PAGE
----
Local historian Alf Ridyard explores the history of Haydock Racecourse in his weekly column, Tash Tales.
In the present day we have blanket TV coverage in the betting shops plus pay-per-view racing channels and the ability to have a wager in one of the many high street bookmakers or on your phone.
So a day at the races nowadays is something more of a social occasion for hen and stag parties, jollies for the darts and dominos teams, end-of-season trips and, of course, the present trend of high-quality musical entertainment at our local course.
Stars at Haydock have included Sir Tom Jones, Kylie Mynogue, The Corrs, some of the more recent entertainment includes Olly Murs, Culture Club and The Jacksons.
All this caters for a wider audience and not just the dedicated race-goers who study and dissect the form of the jockeys, horses and trainers. Of course this is seen as, quite rightly, moving with the times.
Our time machine rolls back to the turn of the 19th century and we look back at Haydock Park which opened its doors in 1898.
This in itself was a case of moving with the times, as racing of a kind had taken place at Newton racecourse just down the road. The Old Newton Cup dates back to 1752 and was raced for by members of the Newton Hunt over a distance of four miles and the winning prize said to be £50. It is the longest continued race in British horse racing.
Public racing started in 1836 and prize money available attracted horses from outside of the district.
Queen of Trumps being one of the stars, already an Oaks and St Ledger winner came to Newton and won the Borough cup for a prize of £50. It may be coincidental but the present course was built alongside the Manchester to St Helens branch line of the Great Central Railways, which had opened in 1895.
This prompted a station to be built adjoining the racecourse, which was to open in February 1899.
The station was only ever used for race day specials and regular passenger trains just passed through and stopped at Ashton-in-Makerfield station just half a mile further along the line.
With thirty plus race days per year the station was well patronised with race-goers from Liverpool and Manchester. It was known for punters from Wigan and all stops on the GCR from Wigan Central to change at Lowton St Mary’s for onward travel to the course.
Race day specials continued until 1963 and the station later closed. In 1975 there was an attempt to re-start the service but that lasted the one season. The line itself came under the Beeching cuts and is now part of the large car parking area.
Back to the racing and the old Newton Cup now has a winning prize of £60,000 and is run over 1.1/2 miles these days, still small reward in comparison to the Haydock sprint cup with a winning purse of £162,000 and the Bet Fair chase over the jumps with a £200,000 prize.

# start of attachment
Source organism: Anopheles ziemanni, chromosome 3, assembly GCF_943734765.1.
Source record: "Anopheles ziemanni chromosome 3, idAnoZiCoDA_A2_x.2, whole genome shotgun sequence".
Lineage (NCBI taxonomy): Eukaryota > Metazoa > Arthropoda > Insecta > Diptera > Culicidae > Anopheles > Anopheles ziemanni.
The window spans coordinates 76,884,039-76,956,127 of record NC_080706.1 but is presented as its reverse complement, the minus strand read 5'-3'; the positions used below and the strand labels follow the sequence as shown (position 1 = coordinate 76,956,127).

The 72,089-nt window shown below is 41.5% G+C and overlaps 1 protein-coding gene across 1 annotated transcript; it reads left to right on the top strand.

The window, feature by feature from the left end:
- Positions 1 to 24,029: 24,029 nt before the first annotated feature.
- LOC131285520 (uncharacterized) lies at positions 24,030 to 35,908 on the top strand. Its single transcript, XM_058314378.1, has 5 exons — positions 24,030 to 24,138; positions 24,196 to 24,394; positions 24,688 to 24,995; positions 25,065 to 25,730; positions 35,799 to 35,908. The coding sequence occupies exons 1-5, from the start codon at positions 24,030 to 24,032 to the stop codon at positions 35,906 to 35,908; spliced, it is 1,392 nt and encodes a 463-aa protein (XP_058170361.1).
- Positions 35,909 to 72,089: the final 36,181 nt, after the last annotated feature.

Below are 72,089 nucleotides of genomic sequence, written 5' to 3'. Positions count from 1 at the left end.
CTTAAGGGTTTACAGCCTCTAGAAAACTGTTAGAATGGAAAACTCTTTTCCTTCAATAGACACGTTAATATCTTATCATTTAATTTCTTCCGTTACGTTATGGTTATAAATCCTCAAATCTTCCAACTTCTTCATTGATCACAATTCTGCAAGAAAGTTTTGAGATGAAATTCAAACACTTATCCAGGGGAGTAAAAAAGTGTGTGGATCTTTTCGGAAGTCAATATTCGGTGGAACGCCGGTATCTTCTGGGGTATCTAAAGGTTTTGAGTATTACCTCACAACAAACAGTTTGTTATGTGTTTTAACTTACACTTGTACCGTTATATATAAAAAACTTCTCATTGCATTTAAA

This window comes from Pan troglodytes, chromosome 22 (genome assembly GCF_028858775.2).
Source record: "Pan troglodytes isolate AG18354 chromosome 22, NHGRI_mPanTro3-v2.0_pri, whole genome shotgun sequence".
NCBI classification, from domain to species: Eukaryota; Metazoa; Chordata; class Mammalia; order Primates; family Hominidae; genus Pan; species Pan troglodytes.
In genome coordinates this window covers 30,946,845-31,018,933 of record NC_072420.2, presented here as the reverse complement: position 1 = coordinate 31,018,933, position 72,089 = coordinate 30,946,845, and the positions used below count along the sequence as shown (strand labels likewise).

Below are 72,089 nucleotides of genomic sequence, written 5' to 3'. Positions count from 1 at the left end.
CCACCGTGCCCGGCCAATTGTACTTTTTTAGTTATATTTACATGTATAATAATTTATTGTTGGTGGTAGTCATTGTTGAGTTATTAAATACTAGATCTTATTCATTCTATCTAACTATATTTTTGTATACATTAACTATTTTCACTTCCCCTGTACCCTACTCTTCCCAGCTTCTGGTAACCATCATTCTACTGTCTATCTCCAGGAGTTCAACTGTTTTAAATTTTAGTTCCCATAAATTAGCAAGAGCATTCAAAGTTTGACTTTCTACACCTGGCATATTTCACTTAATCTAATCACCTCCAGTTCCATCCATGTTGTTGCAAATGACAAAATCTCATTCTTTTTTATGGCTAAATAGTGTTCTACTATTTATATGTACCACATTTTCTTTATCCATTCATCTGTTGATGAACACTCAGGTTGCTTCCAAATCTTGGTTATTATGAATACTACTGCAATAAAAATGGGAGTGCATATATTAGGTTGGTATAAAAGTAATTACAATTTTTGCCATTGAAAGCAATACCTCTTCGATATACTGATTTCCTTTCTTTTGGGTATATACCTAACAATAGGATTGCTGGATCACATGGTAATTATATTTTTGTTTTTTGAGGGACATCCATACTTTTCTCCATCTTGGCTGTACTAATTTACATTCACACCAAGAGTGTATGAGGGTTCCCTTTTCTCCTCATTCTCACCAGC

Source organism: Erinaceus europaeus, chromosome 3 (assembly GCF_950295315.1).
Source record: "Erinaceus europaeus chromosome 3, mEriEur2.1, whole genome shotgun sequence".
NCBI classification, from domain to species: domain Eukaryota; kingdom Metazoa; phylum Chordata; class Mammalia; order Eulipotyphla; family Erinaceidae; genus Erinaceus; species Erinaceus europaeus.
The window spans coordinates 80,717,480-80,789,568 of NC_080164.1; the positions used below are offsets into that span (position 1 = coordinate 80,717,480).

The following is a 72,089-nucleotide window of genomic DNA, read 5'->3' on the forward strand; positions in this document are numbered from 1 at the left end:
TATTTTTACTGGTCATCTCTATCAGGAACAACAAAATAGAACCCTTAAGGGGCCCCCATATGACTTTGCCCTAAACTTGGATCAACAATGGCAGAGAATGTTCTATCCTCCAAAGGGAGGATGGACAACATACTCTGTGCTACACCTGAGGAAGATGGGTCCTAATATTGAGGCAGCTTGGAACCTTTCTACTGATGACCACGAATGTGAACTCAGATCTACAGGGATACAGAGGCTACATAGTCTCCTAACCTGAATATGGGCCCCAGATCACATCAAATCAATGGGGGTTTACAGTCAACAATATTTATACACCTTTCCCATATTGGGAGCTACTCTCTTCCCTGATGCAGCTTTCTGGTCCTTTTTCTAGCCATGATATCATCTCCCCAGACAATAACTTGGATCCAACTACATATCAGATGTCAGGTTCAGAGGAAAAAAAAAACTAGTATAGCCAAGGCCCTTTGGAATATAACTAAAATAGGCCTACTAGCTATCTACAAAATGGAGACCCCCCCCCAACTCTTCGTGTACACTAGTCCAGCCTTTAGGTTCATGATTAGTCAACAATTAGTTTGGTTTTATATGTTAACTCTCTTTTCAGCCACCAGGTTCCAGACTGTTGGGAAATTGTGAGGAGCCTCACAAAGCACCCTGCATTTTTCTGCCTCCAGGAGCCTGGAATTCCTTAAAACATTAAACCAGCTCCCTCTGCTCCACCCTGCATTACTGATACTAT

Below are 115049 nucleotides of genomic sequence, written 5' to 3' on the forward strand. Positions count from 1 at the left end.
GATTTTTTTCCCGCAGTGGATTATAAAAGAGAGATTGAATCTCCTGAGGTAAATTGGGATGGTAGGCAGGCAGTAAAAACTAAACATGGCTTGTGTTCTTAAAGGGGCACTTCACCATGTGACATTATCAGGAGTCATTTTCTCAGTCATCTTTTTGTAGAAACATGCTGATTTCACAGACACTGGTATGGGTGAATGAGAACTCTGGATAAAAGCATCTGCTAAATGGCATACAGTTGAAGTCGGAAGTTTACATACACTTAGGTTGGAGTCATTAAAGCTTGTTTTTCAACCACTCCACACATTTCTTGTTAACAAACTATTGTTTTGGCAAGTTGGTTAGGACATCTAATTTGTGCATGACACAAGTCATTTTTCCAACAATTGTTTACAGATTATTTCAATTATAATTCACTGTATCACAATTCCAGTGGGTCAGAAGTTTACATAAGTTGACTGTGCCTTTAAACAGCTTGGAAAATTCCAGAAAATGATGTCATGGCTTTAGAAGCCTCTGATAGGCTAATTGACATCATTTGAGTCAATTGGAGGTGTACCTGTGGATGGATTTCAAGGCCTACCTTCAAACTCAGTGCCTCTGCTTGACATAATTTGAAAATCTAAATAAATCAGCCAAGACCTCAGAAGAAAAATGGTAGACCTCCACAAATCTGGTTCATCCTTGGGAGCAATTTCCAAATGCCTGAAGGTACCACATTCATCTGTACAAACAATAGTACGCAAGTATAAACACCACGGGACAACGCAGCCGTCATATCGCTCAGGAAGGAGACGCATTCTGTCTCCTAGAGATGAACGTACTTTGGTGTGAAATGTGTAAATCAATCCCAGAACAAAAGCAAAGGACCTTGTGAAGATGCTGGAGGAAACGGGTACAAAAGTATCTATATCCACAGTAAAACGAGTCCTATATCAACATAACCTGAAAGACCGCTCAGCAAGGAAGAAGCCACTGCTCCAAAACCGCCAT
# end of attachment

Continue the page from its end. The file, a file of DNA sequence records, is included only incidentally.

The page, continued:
The course is set in pleasant surroundings and is regularly referred to as the Ascot of the North.
In way of explaining our opening headline, “More than a day at the races”, we take a look at some of the events in Haydock Racecourse’s history.
During World War Two the course was closed for racing but played a major role in the invasion of Europe when the American 76th infantry division were stationed there prior to shipping out and landing at the slaughterhouse of Omaha Beach.
Fortunately they landed six days after the initial landings but still suffered many casualties at Saint-Lô as they moved inland. The USAAF at Burtonwood also stored much of their equipment on the course, 165 personnel and five officers were billeted there.
Prior to the Americans being stationed on the course, Polish and Czech soldiers plus free French sailors and marines were all billeted on the course between 1940-42.
In the years after the war many construction machine companies held sales promotions, also agricultural machinery companies.
Add to this, exhibitions, weddings, conferences, craft fairs and it made Haydock Park an all-year-round pristine facility.
All this was a far cry from the landed gentry and the hunting fraternity standing in a Newton field or sat in their carriages wagering a few guineas on the outcome of races. It was 1899 when the public became interested. We find many illegal bookmakers who all made a killing , not until 1928 did on-course bookmaking become legal as the crowds were now extremely large.
The betting industry, to attain some respectability, was now government controlled. Still there were many unlicensed bookies who would take working men’s threepenny bits, tanners and shillings.
Not until 1961 did off-course bookies become legal, many of these operating from round the backs of the terraced houses in little sheds or front rooms of the houses, where they had operated illegally for years, with the local bobby turning a blind eye.
The bookies’ runners collected the bets from the local pubs. Particular memories of bookies in our own town of Leigh were Jess Grundy and Bert Hulme. Terry’s and Birchall’s also readily spring to mind. The days of the high street bookie were some way off.
Taking us back to the racing side another claim to fame, the course was the scene of household legend Lester Piggott’s first winner in 1948, aged 12, when he rode The Chase. Coincidentally, his last winner in 1994 was also at Haydock.